So what is a causal explanation? There are two prominent views as to what saying that two things are causally related entails. One is that to say that A is the cause of B is to say that a certain relation holds between the two events, just as we might point at two objects and assert that the relation of being the same color holds between them. Such a view is of course problematic. For starters it leaves what basis we have to claim that the causal relation should hold between two events utterly mysterious. Generally when we say that a relation holds between two objects it is on the basis of various properties that each has. But the fact that two events stand in a causal relation seems to depend on something other than their properties. For example, consider an event A that we say is the cause of event B. And furthermore suppose that there is some event C, which is exactly like event B, but at a much later time. If A is the cause of B why is it not also the cause of C, as B and C are nearly identical? Of course we can appeal to the fact that C is at a later time, indeed that is the “right” answer, but there is no clear answer why time should matter in this case. Often we say that one event may be the cause of another in the distant future, so it seems wrong to say that Cs being further away in time from A than B is something that by itself can disqualify A from being the cause of C. Now we might try to remedy this by saying that A is the cause of B and not of C because a chain of causal relations connects A to B while it does not connect B to C. Again this is in a sense “right”, but now we are abandoning the idea that causation is just a relation between two objects, and asserting that to claim that two objects are causally related is also to claim there exists some suitable causal chain connecting them. This is of course an improvement, but it still leaves the question of why one thing can be said to be the cause of another unanswered. You see the problem is that we often make causal claims without knowing anything about the existence of the correct kind of causal chain, which must exist at the level of microscopic interactions. We made causal claims long before we had any idea of the existence of a subatomic world, and we continue to make them without giving the subatomic world any thought. Thus to accept this definition of causation would be to hold that most of our causal claims are just idle speculation. And furthermore, to get back on topic, it would also strip them of any explanatory power. Knowing that A is the cause of B would be like knowing that 2 + 2 = 4, it might tell you something about that particular case, but it wouldn’t tell you anything in general. So we would also be moved to reject the idea that causal explanations have explanatory power, again a move that seems to imply that this understanding of causation has diverged greatly from the general use of the term,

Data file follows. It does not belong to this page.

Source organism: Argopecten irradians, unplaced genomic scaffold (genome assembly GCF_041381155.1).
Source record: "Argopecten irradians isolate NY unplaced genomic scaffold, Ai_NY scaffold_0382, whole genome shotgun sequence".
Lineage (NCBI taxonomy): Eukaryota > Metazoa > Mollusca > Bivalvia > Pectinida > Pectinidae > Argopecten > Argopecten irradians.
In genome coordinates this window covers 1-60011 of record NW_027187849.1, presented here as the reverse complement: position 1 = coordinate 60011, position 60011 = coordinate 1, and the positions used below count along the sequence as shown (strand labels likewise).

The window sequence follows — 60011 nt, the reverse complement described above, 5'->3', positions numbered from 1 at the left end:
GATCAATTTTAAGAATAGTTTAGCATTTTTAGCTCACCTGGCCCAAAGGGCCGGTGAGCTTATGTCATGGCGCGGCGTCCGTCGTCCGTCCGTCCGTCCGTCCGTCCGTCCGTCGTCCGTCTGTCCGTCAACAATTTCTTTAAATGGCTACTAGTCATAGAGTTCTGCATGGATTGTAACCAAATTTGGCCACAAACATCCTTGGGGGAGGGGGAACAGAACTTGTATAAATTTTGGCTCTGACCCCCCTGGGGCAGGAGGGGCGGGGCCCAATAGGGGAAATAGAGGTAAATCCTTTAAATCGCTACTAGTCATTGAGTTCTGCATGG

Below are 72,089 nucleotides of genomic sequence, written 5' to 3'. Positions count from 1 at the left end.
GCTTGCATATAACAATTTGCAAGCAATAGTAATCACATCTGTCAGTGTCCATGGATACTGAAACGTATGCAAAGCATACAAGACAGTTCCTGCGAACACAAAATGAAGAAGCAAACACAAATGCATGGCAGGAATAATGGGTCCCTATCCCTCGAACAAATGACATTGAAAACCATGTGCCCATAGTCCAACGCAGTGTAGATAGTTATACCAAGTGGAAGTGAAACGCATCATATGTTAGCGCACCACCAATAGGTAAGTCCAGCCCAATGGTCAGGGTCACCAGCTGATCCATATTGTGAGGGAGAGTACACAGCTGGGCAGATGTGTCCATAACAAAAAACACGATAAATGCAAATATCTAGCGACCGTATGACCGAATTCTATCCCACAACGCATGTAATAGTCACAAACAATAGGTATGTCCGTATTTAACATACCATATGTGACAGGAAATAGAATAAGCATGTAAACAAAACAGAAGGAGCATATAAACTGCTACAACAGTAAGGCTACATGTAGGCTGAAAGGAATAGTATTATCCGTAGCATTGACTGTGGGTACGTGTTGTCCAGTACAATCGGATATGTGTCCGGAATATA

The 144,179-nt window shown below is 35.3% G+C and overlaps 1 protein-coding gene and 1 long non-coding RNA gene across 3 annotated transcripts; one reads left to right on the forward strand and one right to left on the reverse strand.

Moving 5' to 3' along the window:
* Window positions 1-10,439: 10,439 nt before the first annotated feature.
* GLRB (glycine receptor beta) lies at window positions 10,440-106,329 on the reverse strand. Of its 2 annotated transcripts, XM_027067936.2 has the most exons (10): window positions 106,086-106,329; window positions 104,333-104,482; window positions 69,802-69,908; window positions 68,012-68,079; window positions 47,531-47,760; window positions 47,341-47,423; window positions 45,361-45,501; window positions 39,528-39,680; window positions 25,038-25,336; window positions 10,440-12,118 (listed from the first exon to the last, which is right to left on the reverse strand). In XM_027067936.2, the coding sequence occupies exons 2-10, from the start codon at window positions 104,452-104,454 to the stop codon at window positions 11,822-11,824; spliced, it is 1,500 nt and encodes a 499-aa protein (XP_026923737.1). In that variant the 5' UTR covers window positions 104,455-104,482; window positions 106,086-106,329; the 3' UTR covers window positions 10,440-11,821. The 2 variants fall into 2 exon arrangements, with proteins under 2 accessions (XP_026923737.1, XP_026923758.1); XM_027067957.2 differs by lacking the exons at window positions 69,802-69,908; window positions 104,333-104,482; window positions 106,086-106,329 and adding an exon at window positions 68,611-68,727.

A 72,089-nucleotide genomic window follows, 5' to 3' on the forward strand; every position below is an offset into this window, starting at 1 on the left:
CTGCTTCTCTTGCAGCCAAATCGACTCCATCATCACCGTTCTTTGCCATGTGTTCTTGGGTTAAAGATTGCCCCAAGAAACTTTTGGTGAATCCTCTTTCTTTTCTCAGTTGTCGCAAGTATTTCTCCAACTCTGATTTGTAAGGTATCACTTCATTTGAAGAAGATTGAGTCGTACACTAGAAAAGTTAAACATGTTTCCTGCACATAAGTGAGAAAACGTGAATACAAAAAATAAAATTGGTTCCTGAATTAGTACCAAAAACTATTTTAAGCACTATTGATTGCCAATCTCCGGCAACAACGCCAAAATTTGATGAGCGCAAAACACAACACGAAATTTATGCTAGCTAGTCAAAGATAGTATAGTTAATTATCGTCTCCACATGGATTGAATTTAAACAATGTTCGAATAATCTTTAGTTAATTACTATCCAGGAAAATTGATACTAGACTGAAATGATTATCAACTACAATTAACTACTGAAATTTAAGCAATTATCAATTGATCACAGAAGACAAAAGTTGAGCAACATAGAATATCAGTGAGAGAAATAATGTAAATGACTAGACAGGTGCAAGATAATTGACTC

Let us thus turn to the other popular understanding of what two events being causally related entails. Specifically we understand the claim that A is causally related to B as asserting that events progress following certain regular patterns, and that the regularities involved in this case are such that without A, or with certain changes in A, B would have turned out differently. Obviously this suffers from fewer epistemological problems than the previous understanding of causation did. There isn’t any substantial problem with deducing the existence of regularities in the progression of events, nor is there in applying this knowledge to guess as to how changes in certain initial conditions would change the outcome. It might, however, not seem to have much explanatory power either. After all, the claim that the two events are causally related has only told us about this one particular situation. However, there are reasons to believe that causal explanations of this sort have real explanatory power. The first, and least important, is that situations exactly the same as the one in which causal claims are being made about could possibly occur again, and thus that the explanation applies to them as well. Secondly there is the implicit assumption that the regularities involved are fairly robust, such that we have valid reason to expect the causal explanation to be valid in similar cases as well. And thirdly the causal explanation may be more detailed then simply “A causes B”; it may include claims as to what features of A caused B, what background conditions were involved, which regularities were involved that led to the expectation that changes in A would have a change in B, and so on. Every added detail allows us to better determine which features of this situation were responsible for A causing B, and thus to be able to generalize from it to other situations sharing those features.

But we already knew that causal explanations must have some value. After all, they wouldn’t be so popular if they weren’t useful. Really considering causation is more of a test to see if this position on explanation holds up well, rejecting problematic understandings of causation by showing that they make causation a bad explanation, and endorsing the less problematic understanding as making causation of explanatory value. Now I was going to turn this theory back on philosophy itself, to see whether philosophy gives good explanations, but I’ll leave that for another day.